This site focuses on these questions

Sept 13: WHITE-TAILED TROPICBIRD found in CT on Aug 28th! Read this fascinating story at Greg's site....


This Hurricane Irene blog was meant to be helpful for just ONE WEEK to provide REAL-TIME reporting of ALL Atlantic coast storm-birds DURING the "teeth" of the storm, but the storm's winds and flooding killed our electricity and this blog. Without electricity, water and internet for 102 hours prevented us reporting during the most exciting part of the hurricane and its birding aftermath.
Instead of trying to "catch-up" and reconstruct those 102 missing hours from the archived listserv reports, we will instead 1) summarize them, 2) learn what we can from this "experiment" in real-time-hurricane-bird-blogging, 3) request eBird data entry of all hurricane reports, and 4) get ready for the NEXT hurricane this year!

Therefore we will refocus on the latest current map of the NEXT hurricanes and their projected storm tracks.....
Tropical Storms and Hurricanes (and the wind speed probabilities map... Wind Speed Projections ) and prepare again to answer these questions....
What impacts will the next hurricane have on birds on the East Coast of the USA (plus the western Atlantic and maritime Canada)? And how will that be reflected on the twenty main internet bird lists covering that region?

Friday, September 2, 2011

Copying the archived hurricane bird reports from each state

Since this blog lost its primary goal to be a real-time communications tool DURING the middle of Hurricane Irene (because we lost electricity Sunday morning)  a revised goal for this blog will be to assemble all the Hurricane Irene bird-list field reports together here, for convenience and to prevent any of them from being lost, across all or most of the states Irene touched.

Unless anybody has any objection, several long pages in this blog will copy the exact archived bird list posts covering the Hurricane Irene week, from about 8/26 through 9/2.
The CTbirds archives are the first being experimented with, and you can easily see their work-in-progress by clicking on these links (they are simply long posts in this blog, and artificially stored under the date of 8/22)....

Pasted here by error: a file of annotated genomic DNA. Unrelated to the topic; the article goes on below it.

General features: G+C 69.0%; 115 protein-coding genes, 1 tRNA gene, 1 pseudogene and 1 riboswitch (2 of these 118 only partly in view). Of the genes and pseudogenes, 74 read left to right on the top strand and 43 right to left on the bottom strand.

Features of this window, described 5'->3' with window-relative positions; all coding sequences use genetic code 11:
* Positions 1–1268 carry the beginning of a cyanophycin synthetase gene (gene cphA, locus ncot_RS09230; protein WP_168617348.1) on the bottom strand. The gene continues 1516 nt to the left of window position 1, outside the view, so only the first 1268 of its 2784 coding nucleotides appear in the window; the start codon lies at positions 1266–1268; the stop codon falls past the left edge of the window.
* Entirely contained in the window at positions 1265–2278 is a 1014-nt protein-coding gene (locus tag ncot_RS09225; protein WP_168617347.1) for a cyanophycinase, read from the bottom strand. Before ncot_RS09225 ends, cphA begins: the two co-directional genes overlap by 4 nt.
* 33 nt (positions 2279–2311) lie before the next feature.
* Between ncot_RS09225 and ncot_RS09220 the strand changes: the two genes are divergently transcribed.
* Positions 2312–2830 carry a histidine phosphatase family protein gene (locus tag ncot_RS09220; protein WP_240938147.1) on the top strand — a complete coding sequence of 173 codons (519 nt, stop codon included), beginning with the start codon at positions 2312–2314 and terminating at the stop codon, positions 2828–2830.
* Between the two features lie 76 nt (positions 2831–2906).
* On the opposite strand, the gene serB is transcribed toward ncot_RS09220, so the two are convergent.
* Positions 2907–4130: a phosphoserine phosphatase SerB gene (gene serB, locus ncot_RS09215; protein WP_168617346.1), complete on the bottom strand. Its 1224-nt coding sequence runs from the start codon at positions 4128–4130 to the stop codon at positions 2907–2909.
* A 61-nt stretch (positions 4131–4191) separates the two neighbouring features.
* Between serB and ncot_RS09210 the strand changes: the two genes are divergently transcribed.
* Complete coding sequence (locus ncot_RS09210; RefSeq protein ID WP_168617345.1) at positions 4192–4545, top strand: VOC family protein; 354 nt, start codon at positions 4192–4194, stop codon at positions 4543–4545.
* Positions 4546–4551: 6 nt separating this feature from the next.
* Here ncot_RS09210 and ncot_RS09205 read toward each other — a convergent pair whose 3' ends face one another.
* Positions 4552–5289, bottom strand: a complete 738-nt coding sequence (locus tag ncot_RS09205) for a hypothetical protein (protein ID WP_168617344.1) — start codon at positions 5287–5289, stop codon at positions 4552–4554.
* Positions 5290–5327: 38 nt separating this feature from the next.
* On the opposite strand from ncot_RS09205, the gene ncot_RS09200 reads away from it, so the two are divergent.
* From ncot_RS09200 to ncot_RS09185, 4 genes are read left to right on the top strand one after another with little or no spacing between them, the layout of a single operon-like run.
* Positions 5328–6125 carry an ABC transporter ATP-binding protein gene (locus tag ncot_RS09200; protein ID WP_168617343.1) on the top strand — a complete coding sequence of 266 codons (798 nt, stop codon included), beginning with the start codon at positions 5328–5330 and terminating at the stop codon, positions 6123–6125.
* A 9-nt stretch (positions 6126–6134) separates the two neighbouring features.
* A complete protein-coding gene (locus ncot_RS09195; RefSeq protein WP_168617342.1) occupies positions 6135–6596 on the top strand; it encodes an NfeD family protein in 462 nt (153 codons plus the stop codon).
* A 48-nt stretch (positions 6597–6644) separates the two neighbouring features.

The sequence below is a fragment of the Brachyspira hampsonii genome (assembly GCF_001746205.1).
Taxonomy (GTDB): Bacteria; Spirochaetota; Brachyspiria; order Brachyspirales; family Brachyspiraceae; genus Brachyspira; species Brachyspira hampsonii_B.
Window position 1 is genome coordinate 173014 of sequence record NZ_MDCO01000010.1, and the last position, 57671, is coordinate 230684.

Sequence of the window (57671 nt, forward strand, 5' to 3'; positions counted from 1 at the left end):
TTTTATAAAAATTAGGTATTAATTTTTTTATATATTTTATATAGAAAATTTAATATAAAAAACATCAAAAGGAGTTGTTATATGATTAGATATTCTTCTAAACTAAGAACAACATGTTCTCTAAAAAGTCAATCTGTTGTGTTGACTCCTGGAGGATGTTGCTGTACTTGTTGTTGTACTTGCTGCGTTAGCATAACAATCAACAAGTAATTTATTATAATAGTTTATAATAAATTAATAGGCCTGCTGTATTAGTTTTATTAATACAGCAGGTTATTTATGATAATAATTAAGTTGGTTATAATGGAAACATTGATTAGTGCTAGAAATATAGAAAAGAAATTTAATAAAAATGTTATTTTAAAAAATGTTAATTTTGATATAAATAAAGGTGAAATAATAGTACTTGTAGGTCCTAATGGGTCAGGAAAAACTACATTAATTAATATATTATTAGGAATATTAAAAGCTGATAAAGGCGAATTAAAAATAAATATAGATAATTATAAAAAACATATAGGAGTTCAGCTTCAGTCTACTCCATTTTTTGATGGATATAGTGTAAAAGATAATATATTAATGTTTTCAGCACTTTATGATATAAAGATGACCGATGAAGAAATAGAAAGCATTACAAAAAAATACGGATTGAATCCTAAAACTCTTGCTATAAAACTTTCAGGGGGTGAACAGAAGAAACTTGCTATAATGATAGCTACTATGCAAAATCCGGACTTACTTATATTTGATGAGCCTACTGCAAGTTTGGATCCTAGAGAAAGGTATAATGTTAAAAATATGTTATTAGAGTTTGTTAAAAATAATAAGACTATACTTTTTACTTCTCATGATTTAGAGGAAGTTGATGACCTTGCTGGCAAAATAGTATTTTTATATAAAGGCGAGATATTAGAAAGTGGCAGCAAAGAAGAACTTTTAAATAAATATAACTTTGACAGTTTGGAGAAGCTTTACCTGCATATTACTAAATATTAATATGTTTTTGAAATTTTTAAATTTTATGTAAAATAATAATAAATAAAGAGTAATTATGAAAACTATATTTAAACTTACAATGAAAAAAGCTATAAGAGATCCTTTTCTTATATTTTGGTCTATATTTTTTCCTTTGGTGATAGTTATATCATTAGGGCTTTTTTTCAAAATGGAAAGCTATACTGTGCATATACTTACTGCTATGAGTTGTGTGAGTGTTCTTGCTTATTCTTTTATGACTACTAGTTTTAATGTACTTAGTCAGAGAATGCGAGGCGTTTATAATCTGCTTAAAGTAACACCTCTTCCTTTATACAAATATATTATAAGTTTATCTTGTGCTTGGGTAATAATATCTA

Hurricane Irene 2011 (and its birds): Experimenting with the full text from CT birds list from 8/22-8/28
this long page covers 8/22 through 8/28

Hurricane Irene 2011 (and its birds): Experimenting with the full text from CT birds list from 8/29
and this long page covers 8/29 onwards

You can always return to this blog's "home page" by clicking on the name of the blog at the very top of the screen. These long archived sections are so long that they cannot all fit on one screen, so scrolling down is not enough for you to find all the long pages (actually long posts) which will be coming here. You will have to use the TableOfContents on the right side (all listed artificially within August 22) or click on OlderPosts when you see that at the bottom of your scrolling.

Note that yellow and green background colors are being used to high-light different field reports (using two colors makes it easier on the eye to distinguish two close reports). Red will also be used to flag some key species within these reports. This work has just begun, and is currently incomplete. Extraneous posts which are not related to the hurricane will probably be deleted at the end of this process, which will shorten these long pages.

The goal is simply to capture the full text of all the storm posts for convenient review by birders (and perhaps for scientists and others to possibly use in the future to study Hurricane Irene and its birding consequences).  In some sense these posts are the first raw field reports, and have a value of their own, although your bird reports should ALSO be input to at least two other organizations....

1.  eBird
2.  your state avian records committee (if the bird species is that level of rarity)

Suggestions welcomed.
The next step this weekend is to search for the same kinds of archives from the other Atlantic coastal states.

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